How do you save for retirement as a freelancer?

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Media Outlet: CBS MoneyWatch

Justin King was quoted in a CBS MoneyWatch article on the ways in which freelancers can save for retirement in the absences of an employer-sponsored plans:

"A myRA plan is considered a started options for retirement saving. Your money is invested in a U.S. Treasury savings bond that paid annual interest of just under 2 percent last year. (The rate is 2.25 percent this year.)
There's no penalty to take out money in a pinch, because contributions are made after taxes. A myRA plan has an accumulation limit—a total of $15,000 or 30 years, whichever comes first—at which point the money will stop earning interest and must be moved to another retirement account. You can open a myRA if you have an annual income below $132,000 if single or below $194,000 if married and filing taxes jointly.
The plan's adaptability makes it especially appealing for freelancers just starting to save. 'It has low fees, is easy to access, and for a lot of contractors it's very flexible: you can take the money out and use it without paying any taxes, penalty or fees—that's important when you have inconsistent incomes.' Justin King, director of the Family Centered Social Policy Program at the New America Foundation, told CBS MoneyWatch."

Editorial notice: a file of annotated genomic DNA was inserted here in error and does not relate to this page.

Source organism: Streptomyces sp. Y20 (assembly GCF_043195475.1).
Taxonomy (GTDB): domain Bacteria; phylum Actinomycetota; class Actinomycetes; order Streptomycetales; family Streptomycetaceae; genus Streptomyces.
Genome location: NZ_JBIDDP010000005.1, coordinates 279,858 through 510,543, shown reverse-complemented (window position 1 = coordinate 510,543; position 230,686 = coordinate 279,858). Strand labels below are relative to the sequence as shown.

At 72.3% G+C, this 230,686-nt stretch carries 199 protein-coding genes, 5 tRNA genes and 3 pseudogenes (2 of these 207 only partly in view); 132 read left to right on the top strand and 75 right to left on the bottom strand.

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Justin King is Policy Director of the Family-Centered Social Policy program at New America. In this position, he works to develop and advance innovative public policies that expand economic opportunity by better supporting the financial needs and desires of striving Americans.